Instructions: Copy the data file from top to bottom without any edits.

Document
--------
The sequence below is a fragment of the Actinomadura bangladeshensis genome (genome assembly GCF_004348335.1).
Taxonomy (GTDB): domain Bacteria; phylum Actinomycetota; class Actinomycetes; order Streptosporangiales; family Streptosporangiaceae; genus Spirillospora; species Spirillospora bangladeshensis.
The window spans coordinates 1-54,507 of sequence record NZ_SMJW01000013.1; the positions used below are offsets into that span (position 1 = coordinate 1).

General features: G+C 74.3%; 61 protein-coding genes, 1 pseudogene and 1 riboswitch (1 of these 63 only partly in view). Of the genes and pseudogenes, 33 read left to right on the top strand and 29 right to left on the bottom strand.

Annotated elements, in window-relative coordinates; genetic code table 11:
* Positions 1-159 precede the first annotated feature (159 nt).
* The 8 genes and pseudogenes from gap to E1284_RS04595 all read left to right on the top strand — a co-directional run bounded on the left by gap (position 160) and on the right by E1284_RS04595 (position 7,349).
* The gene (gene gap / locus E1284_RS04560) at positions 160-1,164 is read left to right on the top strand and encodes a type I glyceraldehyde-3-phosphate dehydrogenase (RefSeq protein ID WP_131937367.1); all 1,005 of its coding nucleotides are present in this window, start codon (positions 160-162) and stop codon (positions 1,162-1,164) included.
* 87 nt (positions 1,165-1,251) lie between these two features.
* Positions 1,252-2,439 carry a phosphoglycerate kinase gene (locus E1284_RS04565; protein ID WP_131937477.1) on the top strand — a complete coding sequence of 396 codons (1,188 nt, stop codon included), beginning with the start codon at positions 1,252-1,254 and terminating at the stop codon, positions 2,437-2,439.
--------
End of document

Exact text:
The sequence below is a fragment of the Actinomadura bangladeshensis genome (genome assembly GCF_004348335.1).
Taxonomy (GTDB): domain Bacteria; phylum Actinomycetota; class Actinomycetes; order Streptosporangiales; family Streptosporangiaceae; genus Spirillospora; species Spirillospora bangladeshensis.
The window spans coordinates 1-54,507 of sequence record NZ_SMJW01000013.1; the positions used below are offsets into that span (position 1 = coordinate 1).

General features: G+C 74.3%; 61 protein-coding genes, 1 pseudogene and 1 riboswitch (1 of these 63 only partly in view). Of the genes and pseudogenes, 33 read left to right on the top strand and 29 right to left on the bottom strand.

Annotated elements, in window-relative coordinates; genetic code table 11:
* Positions 1-159 precede the first annotated feature (159 nt).
* The 8 genes and pseudogenes from gap to E1284_RS04595 all read left to right on the top strand — a co-directional run bounded on the left by gap (position 160) and on the right by E1284_RS04595 (position 7,349).
* The gene (gene gap / locus E1284_RS04560) at positions 160-1,164 is read left to right on the top strand and encodes a type I glyceraldehyde-3-phosphate dehydrogenase (RefSeq protein ID WP_131937367.1); all 1,005 of its coding nucleotides are present in this window, start codon (positions 160-162) and stop codon (positions 1,162-1,164) included.
* 87 nt (positions 1,165-1,251) lie between these two features.
* Positions 1,252-2,439 carry a phosphoglycerate kinase gene (locus E1284_RS04565; protein ID WP_131937477.1) on the top strand — a complete coding sequence of 396 codons (1,188 nt, stop codon included), beginning with the start codon at positions 1,252-1,254 and terminating at the stop codon, positions 2,437-2,439.